I'm adding another site to the Unforeseen Contingencies list of news sources: Kavkaz Center, which is essentially the news service of the anti-Russian rebels in Chechnya. I read the site from time to time, and have been watching it lately, waiting for them to take a side in the Libyan conflict. They were non-committal for a while, but have finally budged: they seem to have decided that the intervention is an anti-Islam Crusade.

The implications of the story are interesting. I certainly agree with Alain Juppé's alleged comment (I cannot find any source other than jihadist websites for it) that any regime that oppresses its people should be in jeopardy. OTOH, bombing is generally not effective at changing regimes. In Libya's case, bombing had an immediate effect of saving the lives of many, many people who opposed Qaddafi's regime, and there's ample justification and reason to bomb Qaddafi himself; hence bombing made sense. OTOH, bombing the Saudi regime would make little sense. The regime is offensively illiberal, but it also poses a check on the equally illiberal Iranian regime. And it is hard to figure out what good bombing might accomplish, unlike the situation in Libya. Regardless, I don't believe anyone is seriously contemplating bombing Saudi Arabia... unless it is Iran.

On an unrelated note, here's another Kavkaz Center article. According to it, the parents of anti-Russian rebels are being forced by the Russians to beg their children to surrender, with threats of violence against rebels' parents if they don't. I'm reminded of Stalin's notorious Order No. 270 that provided for the arrest and punishment of family members of soldiers who retreated or were captured during the Second World War. It's no surprise, but Putin's government appears to be resurrecting Stalinesque brutality.

All very interesting. I'll be posting something on another critic of the Libyan intervention soon -- Lew Rockwell. Like Kavkaz Center, he's opposed to the Libyan intervention, but quite unlike them, he's a supporter of Putin and his Stalinesque policies.

Wednesday, March 23, 2011

A constraint that makes no sense

There's an aspect to the U.N. intervention in Libya that doesn't make any sense at all. U.N. Security Council Resolution 1973 calls for taking all necessary measures to protect civilians from being slaughtered by Qaddafi and his forces. Good. Were it not for this intervention, the people who opposed this Stalinesque madman, or were suspected of not supporting him sufficiently, would be doomed to being tortured and butchered. It's unclear why one needs a U.N. Resolution to stop mass murder from being committed, but there it is anyway.

What's bizarre is that Qaddafi himself is supposedly not a target of the intervention. The handwringing in the press, and apparently in government circles, over what to do about Qaddafi makes no sense. "We" at Unforeseen Contingencies respectfully suggest Get him!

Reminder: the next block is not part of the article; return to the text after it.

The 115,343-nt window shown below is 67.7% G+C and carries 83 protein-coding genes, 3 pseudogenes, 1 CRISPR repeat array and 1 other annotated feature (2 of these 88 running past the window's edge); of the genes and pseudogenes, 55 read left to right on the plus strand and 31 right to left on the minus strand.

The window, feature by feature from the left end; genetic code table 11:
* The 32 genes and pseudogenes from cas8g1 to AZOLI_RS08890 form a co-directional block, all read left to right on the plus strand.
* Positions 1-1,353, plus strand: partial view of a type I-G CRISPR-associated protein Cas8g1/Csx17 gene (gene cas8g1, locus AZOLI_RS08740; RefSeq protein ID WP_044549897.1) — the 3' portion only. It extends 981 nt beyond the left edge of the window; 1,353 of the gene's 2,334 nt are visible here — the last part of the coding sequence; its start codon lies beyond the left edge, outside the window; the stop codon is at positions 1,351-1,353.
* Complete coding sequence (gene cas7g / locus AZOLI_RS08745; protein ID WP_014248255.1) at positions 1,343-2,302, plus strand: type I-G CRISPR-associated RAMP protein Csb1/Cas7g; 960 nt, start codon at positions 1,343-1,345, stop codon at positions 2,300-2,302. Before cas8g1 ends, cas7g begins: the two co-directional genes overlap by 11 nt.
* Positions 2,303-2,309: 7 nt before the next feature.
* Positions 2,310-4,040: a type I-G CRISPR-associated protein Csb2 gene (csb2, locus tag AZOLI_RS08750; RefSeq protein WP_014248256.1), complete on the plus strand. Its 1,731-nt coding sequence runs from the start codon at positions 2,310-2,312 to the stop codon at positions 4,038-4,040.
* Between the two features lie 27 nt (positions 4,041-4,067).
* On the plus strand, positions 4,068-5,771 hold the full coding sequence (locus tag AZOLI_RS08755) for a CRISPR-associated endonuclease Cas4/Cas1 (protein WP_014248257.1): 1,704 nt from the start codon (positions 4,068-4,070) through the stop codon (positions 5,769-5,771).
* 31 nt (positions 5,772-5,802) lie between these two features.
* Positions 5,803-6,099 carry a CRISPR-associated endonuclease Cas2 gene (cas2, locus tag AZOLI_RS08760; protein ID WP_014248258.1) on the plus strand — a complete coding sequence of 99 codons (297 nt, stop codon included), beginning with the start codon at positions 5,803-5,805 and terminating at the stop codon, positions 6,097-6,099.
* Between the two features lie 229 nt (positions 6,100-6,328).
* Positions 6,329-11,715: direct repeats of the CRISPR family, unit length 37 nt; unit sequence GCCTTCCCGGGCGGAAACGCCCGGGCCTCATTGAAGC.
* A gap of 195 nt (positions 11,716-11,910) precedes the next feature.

There's no dispute - even from Qadaafi himself - that he's behind the extermination of anyone who speaks out against his dictatorship. And this is hardly anything new from him - he's a ruthless and megalomaniacal dictator, bent on protecting and increasing his personal power. Consider his mad scheme in the 1980s to subvert and rule Africa under the guise of a Pan-African Union, his war against Tanzania in attempt to save fellow sociopath Idi Amin, his war against Chad, his war against the West, e.g. the bombings of Pan Am Flight 103 over Lockerbie Scotland and UTA Flight 772 over Niger, the murder of London police officer Yvonne Fletcher by Libyan "diplomats" shooting from the embassy, the hijacking of Pan Am Flight 73 in Karachi and subsequent murders of twenty passengers mad scheme... Given all this, and the obvious fact that if he's ever able to do so, he'll murder anyone who opposes his reign, is there any good reason why he's not a primary target of these operations?

Sure, perhaps there are reasons why it would be desirable to put him on trial, so if he can be captured and tried instead of killed, that might make sense (if nothing else, his speeches in his own defense would be source of endless humor...or at least endless). But Qaddafi himself should certainly be a target, and if he cannot be captured he should be blown to bits. He's a sociopathic killer, and one with millions of dollars at his disposal. The world needs to be rid of him, as soon as possible.

Thursday, March 17, 2011

UC says...Go get him!

Hooray! U.N. authorizes military action to protect civilians. Qaddafi had just gotten through declaring to those who resist his dictatorship "We will find you in your closets. We will have no mercy and no pity." Very nice. Hopefully it's not too late to stop Qaddafi's forces, but it's never too late to go after a homicidal sociopath, and it's not as though there's any doubt Qaddafi fits this bill. After all, what's the point in having all this expensive hardware if you're not going to use it on someone truly deserving... someone like Colonel Mo.

Mr. Obama, you on occasion compare yourself to Ronald Reagan. Here's a great opportunity to try to make this a bit more than specious rhetoric.

I'll have a more thoughtful post on dictators and uprisings soon, I hope...but for now, here's a wish that Mr. Qaddafi's reign is over.

Photo: U.S. F-111 taking off for the 1986 air raid against Qaddafi in Tripoli.

Footnote: Of course, Lew Rockwell laments the U.N. authorization against Qaddafi. You see, it's all a plot against Muslim peoples and China, for oil. His insane rant has to be seen to be believed. Anarchists for Qaddafi, good grief...but well up to his usual standards.

Why the silence?.

Regarding UC's recent hiatus... I've been laid low by a couple of nasty illnesses, followed by five days of consecutive power outage from an ice storm, followed by a third even nastier illness afterwards. None of this has been serious, but it's kept me from commenting on the latest unravelings, of which there are many.

But like Ukraine, we at Unforeseen Contingencies are still not dead yet, and are getting back into action again!

This page is powered by Blogger. Isn't yours?